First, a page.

During the State of Emergency, the administration of İzmir Women’s Closed Prison has taken a decision that bans, except the holy books of three religions (Islam, Christianity and Judaism), magazines, all books, newspapers and similar publications in the wards.[8] On the other hand, the İzmir Prison banned all books other than Qur’an, Bible, and Torah; the Şanlıurfa Prison administration prohibited reciting Qur’an out loud; and in the Kilis Prison, all of the Qur’an versions have been taken away and the prisoners are told that they can only read the Qur’an versions that are printed by the Turkish Directorate of Religious Affairs, but they will supply these Qur’ans only when they have the official permission.[9] Knowing nothing about the book bans in prisons, Çamay Nikbay, wife of former Head of Edirne Police Intelligence Department Özgür Nikbay, had taken a Qur’an for her imprisoned husband, but it had been rejected.[10] With these arbitrary practices followed by prison administrations pursuant to the unlawful orders of the government, while the holy books are banned in some prisons, whereas in some others they have been used as tools of torturing by forcing prisoners to read them only.

Zeynep Altıok, the Vice President of the main opposition party CHP, wrote a letter to the Minister of Justice Bekir Bozdağ about the book bans in prisons. “For prisoners who are detained in one-person and three-person solitary confinement cells, whose links to outside world are very much limited, who are already denied visitors, telephone calls, solicitors, doctors, or medical treatments, to ban books and letters is the last limit of the torture,” she stated in her letter.[11] However, there have been no change in these vagarious procedures.

Journalism student Dilara Çelik found a difficult-to-apply solution to be able to penetrate the book ban of the Antalya L Type Prison administration and to provide her detained five friends to read books. She wrote down by hand the whole of 200-page poems collection titled, “Kim Bağışlayacak Beni? (Who is Going to Forgive Me?)” written by Birhan Keskin as letters and sent them to the prison.[12] These unjust treatments which forced a student to write a whole book by hand will be remembered as one of the most embarrassing scenes of the time we are living at present.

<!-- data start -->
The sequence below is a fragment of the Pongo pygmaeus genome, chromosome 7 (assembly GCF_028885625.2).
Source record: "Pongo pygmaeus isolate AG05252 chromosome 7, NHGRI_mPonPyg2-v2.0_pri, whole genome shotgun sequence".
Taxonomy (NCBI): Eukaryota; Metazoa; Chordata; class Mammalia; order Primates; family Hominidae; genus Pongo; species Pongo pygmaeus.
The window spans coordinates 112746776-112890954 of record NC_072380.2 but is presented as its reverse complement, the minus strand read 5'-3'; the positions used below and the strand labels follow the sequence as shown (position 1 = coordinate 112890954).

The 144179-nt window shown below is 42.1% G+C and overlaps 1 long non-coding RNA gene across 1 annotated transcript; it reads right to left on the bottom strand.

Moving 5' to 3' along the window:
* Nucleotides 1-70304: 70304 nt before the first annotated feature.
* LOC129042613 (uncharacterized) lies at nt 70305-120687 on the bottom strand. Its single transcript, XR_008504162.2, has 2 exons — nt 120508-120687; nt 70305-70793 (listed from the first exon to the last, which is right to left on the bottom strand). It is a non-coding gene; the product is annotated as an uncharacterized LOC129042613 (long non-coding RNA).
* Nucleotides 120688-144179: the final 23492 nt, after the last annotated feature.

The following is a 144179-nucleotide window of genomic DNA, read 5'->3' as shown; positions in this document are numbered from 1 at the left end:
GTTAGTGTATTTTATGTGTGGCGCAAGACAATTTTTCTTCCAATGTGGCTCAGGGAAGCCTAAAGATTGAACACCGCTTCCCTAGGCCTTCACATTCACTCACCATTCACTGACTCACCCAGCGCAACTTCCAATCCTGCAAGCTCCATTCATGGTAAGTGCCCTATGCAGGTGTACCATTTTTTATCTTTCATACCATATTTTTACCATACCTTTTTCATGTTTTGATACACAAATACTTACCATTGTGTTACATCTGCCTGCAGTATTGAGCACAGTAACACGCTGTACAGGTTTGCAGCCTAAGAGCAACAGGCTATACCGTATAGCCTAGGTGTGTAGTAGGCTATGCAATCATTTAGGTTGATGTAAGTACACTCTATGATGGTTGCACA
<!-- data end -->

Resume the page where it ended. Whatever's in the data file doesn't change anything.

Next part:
Writer-journalist Ahmet Turan Alkan, who has been arrested after July 15 and then detained in the Silivri Prison, through his visitors, said that the prison administration does not allow books from outside. He expressed his grief about this situation as follows: “When they banned bringing books from outside, as if they cut off my oxygen supply. To restrain a prisoner especially someone like me whose whole life has passed among books from reading the books he wants is a big pressure. Prohibiting bringing books from outside does not mean anything other than to make my psychological balance upside down and drag me into a psychological breakdown. Even so, I keep hoping that I will be able to come together with books again and do not yet seek a support from a psychiatrist.”[13] If this intellectual writer who has lived his whole life among books is left without books, he will surely feel that his oxygen supply is cut off. Denying not only Ahmet Turan Alkan but also many other book-lovers from reaching books means that not only theirs but all of Turkey’s oxygen supply is being severed.

In one of her writings, OdaTV columnist Müyesser Yıldız, who had been on trial for OdaTV case, compares the unlawful exercises now and at the time she had been trialled with these words: “This is the rough ‘picture of justice’ I drew out from the things I have read and seen: at Silivri (where she had been detained) letters, books and visitors were not banished. But now, everything is banned.”[14]

The ruling power, exploiting the July 15 coup attempt to undermine and silence the people whom they consider as opponent, detained hundreds of journalists, thousands of academics, judges, prosecutors, doctors and teachers completely unlawfully. Turkish prisons have never hosted so many highly educated individuals ever before in history. Reading book is a significant need for educated people who relish reading all the time. For these people, depriving them of books on top of detaining them in prisons is even a greater punishment than the imprisonment itself.

One final word of warning: the authoritarian regimes that are devoid of democracy have always feared from knowledge and books. In Turkey, a country which is shifting from democracy (although it has never been at ideal level) to autocracy, the attitude of the ruling power towards books and their arbitrary exercises at prisons are the prominent examples that show what kind of regime Turkey is becoming today.